Rutgers community recognizes World Water Monitoring Day for the 1st time ever


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Photo by Henry Fowler |

This year, the local New Brunswick community celebrated World Water Day by testing the water from the Raritan River.


Last week, both Rutgers University and the City of New Brunswick joined the global community to contribute to the good health and sustainability of the Raritan River in observance of World Water Monitoring Day.

On Monday, local- and school-age volunteers gathered to collaborate on a water monitoring expedition of the Raritan River.

World Water Monitoring Day is an annual, global initiative urging communities around the world to test the quality of their waterways and encourage water protection.

The event was organized by local nonprofit Lower Raritan Watershed Partnership (LRWP), along with Rutgers University’s Raritan Scholars and Rutgers' Cooperative Extension Water Resources Program members.

This year is the first time that New Brunswick’s Raritan River participated in the initiative, joining a group of over 75,000 protected bodies of water and a cohort of over 100 other participating countries worldwide.

“It’s sort of like a mini Earth Day almost, but just curated towards water,” said School of Environmental and Biological Sciences junior and Raritan Scholar Quentin Zorn. “It brings the community together and gets us all thinking about how humans, in general, can treat the environment better.” 

The most important thing about volunteering, he said, is being able to join with others to discuss the effects humans have on the environment.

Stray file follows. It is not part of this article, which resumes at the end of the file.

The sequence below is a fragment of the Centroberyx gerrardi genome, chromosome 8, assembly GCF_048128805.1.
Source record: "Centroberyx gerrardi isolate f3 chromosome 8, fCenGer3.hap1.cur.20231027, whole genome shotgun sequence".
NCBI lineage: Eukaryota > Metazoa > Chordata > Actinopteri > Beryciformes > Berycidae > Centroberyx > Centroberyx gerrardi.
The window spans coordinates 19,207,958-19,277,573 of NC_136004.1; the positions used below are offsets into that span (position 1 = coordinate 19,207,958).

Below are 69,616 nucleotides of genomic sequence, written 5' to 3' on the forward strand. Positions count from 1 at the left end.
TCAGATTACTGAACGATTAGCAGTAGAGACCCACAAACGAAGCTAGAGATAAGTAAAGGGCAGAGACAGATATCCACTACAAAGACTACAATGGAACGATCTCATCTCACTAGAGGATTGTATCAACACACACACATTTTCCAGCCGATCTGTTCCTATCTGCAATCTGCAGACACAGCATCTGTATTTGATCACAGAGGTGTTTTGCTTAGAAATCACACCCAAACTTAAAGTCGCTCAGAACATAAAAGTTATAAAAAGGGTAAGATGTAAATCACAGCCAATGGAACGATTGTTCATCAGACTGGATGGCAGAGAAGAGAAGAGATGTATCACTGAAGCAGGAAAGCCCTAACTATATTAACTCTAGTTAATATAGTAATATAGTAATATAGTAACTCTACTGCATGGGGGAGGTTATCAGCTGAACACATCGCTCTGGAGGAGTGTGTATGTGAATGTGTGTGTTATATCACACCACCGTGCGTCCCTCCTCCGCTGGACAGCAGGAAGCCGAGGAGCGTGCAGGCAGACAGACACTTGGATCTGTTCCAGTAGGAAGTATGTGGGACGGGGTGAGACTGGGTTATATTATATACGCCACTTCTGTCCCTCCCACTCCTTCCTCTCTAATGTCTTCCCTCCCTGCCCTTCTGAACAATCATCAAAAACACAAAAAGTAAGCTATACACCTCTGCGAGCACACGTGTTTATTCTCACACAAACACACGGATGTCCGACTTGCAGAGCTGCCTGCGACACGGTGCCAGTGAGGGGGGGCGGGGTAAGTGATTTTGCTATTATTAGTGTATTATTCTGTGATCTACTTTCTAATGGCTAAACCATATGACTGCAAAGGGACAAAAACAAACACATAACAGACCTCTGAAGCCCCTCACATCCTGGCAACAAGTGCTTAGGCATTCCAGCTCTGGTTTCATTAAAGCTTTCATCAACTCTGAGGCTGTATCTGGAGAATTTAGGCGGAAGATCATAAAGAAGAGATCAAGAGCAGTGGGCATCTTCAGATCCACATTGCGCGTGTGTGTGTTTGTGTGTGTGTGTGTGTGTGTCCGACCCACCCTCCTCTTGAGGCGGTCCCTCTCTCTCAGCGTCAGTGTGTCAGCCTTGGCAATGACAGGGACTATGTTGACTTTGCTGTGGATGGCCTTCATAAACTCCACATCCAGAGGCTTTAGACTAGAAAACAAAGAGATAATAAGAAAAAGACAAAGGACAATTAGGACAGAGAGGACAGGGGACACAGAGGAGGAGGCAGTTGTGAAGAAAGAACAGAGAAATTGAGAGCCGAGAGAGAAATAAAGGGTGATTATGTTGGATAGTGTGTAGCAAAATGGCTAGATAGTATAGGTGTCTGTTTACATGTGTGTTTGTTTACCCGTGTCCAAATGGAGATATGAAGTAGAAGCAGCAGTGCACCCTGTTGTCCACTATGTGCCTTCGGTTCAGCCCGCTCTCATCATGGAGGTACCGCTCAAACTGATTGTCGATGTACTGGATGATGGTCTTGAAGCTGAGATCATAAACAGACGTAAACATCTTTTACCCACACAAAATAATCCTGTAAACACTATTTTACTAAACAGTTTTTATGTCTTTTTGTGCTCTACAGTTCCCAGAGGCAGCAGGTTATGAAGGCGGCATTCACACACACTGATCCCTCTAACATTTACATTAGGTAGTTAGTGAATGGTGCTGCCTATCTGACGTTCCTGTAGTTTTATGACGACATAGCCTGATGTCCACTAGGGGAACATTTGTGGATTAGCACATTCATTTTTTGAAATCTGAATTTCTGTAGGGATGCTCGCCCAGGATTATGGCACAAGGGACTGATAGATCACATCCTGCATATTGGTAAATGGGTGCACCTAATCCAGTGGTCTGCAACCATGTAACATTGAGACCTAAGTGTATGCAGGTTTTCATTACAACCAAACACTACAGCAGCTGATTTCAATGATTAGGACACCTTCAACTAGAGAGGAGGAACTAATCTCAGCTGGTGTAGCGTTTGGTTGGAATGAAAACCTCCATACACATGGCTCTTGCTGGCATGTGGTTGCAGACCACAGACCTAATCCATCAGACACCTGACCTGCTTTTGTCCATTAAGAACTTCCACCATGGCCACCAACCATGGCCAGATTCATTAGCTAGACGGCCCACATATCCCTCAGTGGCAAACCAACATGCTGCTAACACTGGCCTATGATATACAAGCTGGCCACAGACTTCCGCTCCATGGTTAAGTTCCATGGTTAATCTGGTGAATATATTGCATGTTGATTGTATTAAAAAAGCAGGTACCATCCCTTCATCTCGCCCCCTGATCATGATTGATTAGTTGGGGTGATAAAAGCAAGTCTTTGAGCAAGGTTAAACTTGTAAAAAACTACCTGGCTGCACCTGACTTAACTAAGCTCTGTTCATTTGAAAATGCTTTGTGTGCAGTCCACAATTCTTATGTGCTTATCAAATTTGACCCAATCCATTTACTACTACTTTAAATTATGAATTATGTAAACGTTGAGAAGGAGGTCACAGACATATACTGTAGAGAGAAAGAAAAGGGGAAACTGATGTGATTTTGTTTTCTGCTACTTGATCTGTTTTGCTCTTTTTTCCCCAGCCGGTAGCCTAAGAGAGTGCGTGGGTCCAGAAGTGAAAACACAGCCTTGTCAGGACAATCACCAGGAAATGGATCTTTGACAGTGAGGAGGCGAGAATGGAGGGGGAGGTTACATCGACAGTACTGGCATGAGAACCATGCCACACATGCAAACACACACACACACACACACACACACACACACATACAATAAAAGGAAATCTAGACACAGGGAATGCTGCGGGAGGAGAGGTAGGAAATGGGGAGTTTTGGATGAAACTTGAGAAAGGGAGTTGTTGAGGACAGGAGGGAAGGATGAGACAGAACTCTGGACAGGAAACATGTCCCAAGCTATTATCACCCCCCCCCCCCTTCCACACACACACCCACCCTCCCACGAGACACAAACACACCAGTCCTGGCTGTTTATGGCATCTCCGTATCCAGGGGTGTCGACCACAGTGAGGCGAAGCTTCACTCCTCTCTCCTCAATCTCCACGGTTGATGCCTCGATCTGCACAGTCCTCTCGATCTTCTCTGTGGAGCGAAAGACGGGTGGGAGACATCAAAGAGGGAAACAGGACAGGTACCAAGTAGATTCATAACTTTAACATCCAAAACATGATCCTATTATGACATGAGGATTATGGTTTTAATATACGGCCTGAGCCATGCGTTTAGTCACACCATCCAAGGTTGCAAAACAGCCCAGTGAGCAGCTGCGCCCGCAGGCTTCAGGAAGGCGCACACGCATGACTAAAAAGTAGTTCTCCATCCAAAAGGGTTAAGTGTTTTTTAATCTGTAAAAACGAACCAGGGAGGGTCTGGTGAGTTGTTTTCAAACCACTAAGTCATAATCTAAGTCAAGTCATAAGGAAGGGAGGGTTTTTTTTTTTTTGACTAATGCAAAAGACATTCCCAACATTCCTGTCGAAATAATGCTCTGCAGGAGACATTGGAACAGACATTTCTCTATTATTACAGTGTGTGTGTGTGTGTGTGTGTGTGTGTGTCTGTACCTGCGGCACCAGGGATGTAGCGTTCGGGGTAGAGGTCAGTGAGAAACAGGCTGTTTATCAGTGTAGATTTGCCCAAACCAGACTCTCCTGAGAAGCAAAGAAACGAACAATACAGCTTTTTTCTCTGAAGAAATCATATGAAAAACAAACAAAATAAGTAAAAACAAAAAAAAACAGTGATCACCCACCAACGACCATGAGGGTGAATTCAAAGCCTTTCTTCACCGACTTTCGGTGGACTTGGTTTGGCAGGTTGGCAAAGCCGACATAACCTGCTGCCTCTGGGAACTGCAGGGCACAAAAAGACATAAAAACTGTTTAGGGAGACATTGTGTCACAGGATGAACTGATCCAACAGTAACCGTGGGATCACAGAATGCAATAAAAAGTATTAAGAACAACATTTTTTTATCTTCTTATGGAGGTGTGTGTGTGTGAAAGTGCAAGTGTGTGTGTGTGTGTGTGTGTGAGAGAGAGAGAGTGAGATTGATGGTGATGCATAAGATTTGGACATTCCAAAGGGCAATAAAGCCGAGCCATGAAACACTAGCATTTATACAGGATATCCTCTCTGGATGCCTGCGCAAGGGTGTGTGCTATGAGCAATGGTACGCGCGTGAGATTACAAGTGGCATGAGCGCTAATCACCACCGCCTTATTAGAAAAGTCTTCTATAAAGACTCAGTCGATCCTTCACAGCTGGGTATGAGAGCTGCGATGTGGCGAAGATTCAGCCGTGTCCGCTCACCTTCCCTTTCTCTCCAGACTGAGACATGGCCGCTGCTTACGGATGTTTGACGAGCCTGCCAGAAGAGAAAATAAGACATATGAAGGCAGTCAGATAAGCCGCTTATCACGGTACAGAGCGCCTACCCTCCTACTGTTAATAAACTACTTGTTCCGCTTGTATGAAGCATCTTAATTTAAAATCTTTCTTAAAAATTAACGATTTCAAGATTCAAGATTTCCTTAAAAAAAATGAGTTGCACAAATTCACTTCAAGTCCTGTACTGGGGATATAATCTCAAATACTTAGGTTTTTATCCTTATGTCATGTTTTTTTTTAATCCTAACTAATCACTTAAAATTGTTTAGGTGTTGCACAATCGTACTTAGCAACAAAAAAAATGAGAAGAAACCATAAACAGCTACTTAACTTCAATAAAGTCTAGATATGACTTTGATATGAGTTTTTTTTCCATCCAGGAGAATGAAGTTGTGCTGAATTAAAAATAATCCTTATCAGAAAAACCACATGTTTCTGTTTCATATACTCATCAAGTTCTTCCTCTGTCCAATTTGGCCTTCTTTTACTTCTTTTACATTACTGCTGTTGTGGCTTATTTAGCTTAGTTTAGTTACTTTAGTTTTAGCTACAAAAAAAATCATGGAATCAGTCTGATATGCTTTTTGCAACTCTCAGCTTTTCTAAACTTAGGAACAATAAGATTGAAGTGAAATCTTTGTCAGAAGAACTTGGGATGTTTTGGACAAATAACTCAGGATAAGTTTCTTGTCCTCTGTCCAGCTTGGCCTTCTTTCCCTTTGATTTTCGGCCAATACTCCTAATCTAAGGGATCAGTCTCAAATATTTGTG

The event took place at Boyd Park in New Brunswick and it featured art created by local artists from the litter found at previous cleanups held by the LRWP. It was attended by a local Girl Scouts troop and an all-boy Lego team.

“Most of the data we gather is from civic science, which is just regular people volunteering,” Zorn said. “So anybody can come help.”

Until just a few years ago, there was nearly no data on the quality of the river, so it is now up to civic scientists to ensure its water is monitored, she said.

In her opening remarks for the event, Fenyk said that there is currently insufficient data on the Raritan River. But, with the continued aid of volunteers, that is all poised to change.

As volunteers chatted over cookies and chips, the water monitoring vanguard — the Girl Scouts troop — was being briefed on the basics of water monitoring and water analysis equipment. The group leader, clad in wader boots, led the charge toward the river with her squad of young scientists.

With testing equipment and sampling kits at the ready, the young civic scientists assisted in testing the river’s water quality and acquiring water samples.

They answered questions as they checked the water’s dissolved oxygen content and its temperature, and they learned how to convert Celsius to Fahrenheit and the meanings of other units of measurement. 

Another component tested by the volunteers was the Raritan River’s turbidity, or degree of cloudiness due to particulates, which is a key measure of water quality, the group leader said. The civic scientists positioned their heads over a vial of river water and learned that there are bacteria in it from things like dog poop and garbage.

“With our water quality monitoring activities we will put the Raritan River (and) New Brunswick on a map, joining several thousand communities around the world,"  she said.


Justin Merced

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